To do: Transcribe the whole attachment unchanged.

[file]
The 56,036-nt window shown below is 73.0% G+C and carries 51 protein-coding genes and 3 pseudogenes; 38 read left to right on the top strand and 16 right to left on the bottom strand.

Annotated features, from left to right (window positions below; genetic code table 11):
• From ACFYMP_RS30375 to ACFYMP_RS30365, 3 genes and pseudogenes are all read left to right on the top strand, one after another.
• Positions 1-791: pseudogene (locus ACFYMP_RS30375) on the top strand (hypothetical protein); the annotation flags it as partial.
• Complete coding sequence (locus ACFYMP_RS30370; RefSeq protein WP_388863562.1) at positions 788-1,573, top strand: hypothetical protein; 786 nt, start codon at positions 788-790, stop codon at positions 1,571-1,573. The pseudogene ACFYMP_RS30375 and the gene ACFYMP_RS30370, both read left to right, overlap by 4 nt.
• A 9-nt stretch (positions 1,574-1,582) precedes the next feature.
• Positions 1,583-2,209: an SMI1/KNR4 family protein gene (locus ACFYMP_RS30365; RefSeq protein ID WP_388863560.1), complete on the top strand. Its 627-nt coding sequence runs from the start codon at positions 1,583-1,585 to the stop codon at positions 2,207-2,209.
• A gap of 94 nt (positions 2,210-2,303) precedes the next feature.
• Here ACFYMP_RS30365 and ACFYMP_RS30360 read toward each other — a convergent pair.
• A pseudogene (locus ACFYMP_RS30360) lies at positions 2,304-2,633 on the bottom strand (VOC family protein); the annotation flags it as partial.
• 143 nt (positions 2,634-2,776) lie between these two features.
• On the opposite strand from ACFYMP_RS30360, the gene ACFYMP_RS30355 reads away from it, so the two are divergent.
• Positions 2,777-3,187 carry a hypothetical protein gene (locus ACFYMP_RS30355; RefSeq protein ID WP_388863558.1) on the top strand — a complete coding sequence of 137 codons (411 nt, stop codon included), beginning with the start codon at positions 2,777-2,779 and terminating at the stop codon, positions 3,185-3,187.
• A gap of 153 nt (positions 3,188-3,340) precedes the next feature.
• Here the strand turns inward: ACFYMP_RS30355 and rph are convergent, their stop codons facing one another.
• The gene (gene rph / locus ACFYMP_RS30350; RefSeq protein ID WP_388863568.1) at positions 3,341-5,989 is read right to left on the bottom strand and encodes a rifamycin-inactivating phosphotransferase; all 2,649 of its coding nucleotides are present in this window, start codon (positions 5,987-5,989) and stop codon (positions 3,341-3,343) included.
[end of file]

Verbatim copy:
The 56,036-nt window shown below is 73.0% G+C and carries 51 protein-coding genes and 3 pseudogenes; 38 read left to right on the top strand and 16 right to left on the bottom strand.

Annotated features, from left to right (window positions below; genetic code table 11):
• From ACFYMP_RS30375 to ACFYMP_RS30365, 3 genes and pseudogenes are all read left to right on the top strand, one after another.
• Positions 1-791: pseudogene (locus ACFYMP_RS30375) on the top strand (hypothetical protein); the annotation flags it as partial.
• Complete coding sequence (locus ACFYMP_RS30370; RefSeq protein WP_388863562.1) at positions 788-1,573, top strand: hypothetical protein; 786 nt, start codon at positions 788-790, stop codon at positions 1,571-1,573. The pseudogene ACFYMP_RS30375 and the gene ACFYMP_RS30370, both read left to right, overlap by 4 nt.
• A 9-nt stretch (positions 1,574-1,582) precedes the next feature.
• Positions 1,583-2,209: an SMI1/KNR4 family protein gene (locus ACFYMP_RS30365; RefSeq protein ID WP_388863560.1), complete on the top strand. Its 627-nt coding sequence runs from the start codon at positions 1,583-1,585 to the stop codon at positions 2,207-2,209.
• A gap of 94 nt (positions 2,210-2,303) precedes the next feature.
• Here ACFYMP_RS30365 and ACFYMP_RS30360 read toward each other — a convergent pair.
• A pseudogene (locus ACFYMP_RS30360) lies at positions 2,304-2,633 on the bottom strand (VOC family protein); the annotation flags it as partial.
• 143 nt (positions 2,634-2,776) lie between these two features.
• On the opposite strand from ACFYMP_RS30360, the gene ACFYMP_RS30355 reads away from it, so the two are divergent.
• Positions 2,777-3,187 carry a hypothetical protein gene (locus ACFYMP_RS30355; RefSeq protein ID WP_388863558.1) on the top strand — a complete coding sequence of 137 codons (411 nt, stop codon included), beginning with the start codon at positions 2,777-2,779 and terminating at the stop codon, positions 3,185-3,187.
• A gap of 153 nt (positions 3,188-3,340) precedes the next feature.
• Here the strand turns inward: ACFYMP_RS30355 and rph are convergent, their stop codons facing one another.
• The gene (gene rph / locus ACFYMP_RS30350; RefSeq protein ID WP_388863568.1) at positions 3,341-5,989 is read right to left on the bottom strand and encodes a rifamycin-inactivating phosphotransferase; all 2,649 of its coding nucleotides are present in this window, start codon (positions 5,987-5,989) and stop codon (positions 3,341-3,343) included.